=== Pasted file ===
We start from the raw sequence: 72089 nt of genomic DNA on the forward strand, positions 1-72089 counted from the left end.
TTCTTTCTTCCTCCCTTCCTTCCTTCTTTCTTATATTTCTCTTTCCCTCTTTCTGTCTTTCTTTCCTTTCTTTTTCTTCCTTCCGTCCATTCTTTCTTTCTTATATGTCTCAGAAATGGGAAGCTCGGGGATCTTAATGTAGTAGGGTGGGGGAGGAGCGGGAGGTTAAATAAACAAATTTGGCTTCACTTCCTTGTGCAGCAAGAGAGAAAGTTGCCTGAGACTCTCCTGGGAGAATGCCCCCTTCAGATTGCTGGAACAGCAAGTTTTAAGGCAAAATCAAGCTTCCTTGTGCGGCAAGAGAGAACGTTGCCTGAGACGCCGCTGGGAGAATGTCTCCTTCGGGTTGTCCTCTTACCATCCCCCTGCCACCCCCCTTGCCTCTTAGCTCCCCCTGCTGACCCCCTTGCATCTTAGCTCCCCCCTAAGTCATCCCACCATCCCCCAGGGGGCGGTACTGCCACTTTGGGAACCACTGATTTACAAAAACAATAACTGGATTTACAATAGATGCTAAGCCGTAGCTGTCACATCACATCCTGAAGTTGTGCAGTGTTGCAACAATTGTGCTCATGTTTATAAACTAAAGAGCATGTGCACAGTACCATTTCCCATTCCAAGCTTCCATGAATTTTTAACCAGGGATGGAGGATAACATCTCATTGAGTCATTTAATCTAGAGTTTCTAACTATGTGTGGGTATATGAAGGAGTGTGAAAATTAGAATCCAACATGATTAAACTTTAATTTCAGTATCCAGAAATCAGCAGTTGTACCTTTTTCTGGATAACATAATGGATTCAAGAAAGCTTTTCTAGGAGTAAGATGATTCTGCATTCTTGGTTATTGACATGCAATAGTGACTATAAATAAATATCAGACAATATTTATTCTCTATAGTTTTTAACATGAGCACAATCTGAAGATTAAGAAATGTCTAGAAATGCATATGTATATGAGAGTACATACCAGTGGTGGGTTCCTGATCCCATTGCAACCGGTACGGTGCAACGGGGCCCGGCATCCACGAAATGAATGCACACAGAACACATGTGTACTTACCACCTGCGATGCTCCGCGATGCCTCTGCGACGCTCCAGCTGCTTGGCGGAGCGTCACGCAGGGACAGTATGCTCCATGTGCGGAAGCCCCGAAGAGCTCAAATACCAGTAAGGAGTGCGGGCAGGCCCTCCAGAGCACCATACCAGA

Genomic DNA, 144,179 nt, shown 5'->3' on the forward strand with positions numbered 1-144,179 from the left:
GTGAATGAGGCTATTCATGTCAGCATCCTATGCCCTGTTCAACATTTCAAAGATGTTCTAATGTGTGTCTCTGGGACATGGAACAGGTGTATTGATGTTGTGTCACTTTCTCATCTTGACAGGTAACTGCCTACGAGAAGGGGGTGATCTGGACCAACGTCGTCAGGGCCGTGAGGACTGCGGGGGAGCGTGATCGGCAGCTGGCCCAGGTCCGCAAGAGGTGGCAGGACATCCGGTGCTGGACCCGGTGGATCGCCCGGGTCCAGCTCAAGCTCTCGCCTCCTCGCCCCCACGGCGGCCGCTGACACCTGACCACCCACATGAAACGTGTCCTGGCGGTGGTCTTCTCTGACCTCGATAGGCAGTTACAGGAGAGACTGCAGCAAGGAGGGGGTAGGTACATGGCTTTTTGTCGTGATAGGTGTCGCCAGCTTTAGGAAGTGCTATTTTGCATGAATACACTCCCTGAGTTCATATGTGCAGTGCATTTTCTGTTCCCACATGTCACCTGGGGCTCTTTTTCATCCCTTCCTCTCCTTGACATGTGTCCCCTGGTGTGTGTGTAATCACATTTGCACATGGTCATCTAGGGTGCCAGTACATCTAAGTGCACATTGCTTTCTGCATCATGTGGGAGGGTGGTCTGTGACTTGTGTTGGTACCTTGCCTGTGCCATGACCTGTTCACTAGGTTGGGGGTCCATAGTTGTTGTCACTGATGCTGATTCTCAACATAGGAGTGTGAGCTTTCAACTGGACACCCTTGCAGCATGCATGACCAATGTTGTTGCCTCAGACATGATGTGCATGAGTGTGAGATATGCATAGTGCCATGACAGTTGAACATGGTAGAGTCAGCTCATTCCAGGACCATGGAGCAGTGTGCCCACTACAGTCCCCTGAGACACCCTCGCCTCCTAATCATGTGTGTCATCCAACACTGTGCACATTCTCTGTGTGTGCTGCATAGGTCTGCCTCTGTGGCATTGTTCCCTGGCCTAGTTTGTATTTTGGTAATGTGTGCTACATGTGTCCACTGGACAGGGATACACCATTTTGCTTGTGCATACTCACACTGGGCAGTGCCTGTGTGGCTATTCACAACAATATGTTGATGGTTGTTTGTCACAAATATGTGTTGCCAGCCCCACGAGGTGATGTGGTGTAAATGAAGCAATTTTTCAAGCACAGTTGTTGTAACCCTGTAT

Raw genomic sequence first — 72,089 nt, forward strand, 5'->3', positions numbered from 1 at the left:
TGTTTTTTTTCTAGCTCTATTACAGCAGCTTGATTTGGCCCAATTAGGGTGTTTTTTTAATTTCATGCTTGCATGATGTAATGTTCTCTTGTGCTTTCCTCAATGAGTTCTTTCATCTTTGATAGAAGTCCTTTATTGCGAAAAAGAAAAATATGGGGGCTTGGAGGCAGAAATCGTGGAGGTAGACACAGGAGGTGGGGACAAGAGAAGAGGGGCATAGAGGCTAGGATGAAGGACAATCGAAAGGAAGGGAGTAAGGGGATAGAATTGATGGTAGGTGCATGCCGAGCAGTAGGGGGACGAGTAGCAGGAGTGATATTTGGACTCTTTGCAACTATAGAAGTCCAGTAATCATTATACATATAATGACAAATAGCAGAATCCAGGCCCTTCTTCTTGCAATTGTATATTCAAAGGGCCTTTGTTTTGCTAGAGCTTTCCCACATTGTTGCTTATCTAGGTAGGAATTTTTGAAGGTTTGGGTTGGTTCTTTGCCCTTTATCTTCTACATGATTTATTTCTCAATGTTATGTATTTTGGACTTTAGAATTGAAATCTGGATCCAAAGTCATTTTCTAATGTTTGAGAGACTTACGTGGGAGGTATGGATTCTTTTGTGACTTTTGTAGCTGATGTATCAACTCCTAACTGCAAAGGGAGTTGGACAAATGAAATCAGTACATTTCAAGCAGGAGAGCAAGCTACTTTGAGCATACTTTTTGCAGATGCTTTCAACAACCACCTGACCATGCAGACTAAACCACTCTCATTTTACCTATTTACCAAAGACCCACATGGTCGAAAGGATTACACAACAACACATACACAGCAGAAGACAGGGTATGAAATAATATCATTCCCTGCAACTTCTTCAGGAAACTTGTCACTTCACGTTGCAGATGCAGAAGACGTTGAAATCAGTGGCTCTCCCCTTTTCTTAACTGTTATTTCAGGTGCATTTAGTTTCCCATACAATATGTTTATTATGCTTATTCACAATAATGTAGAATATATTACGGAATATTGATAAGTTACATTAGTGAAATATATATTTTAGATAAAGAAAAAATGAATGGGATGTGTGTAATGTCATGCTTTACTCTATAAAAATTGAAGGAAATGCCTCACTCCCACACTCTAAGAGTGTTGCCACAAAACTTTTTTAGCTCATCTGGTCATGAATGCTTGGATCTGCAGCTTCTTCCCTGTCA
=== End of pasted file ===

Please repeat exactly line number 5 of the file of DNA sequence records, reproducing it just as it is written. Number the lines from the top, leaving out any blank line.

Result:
Raw genomic sequence first — 72,089 nt, forward strand, 5'->3', positions numbered from 1 at the left: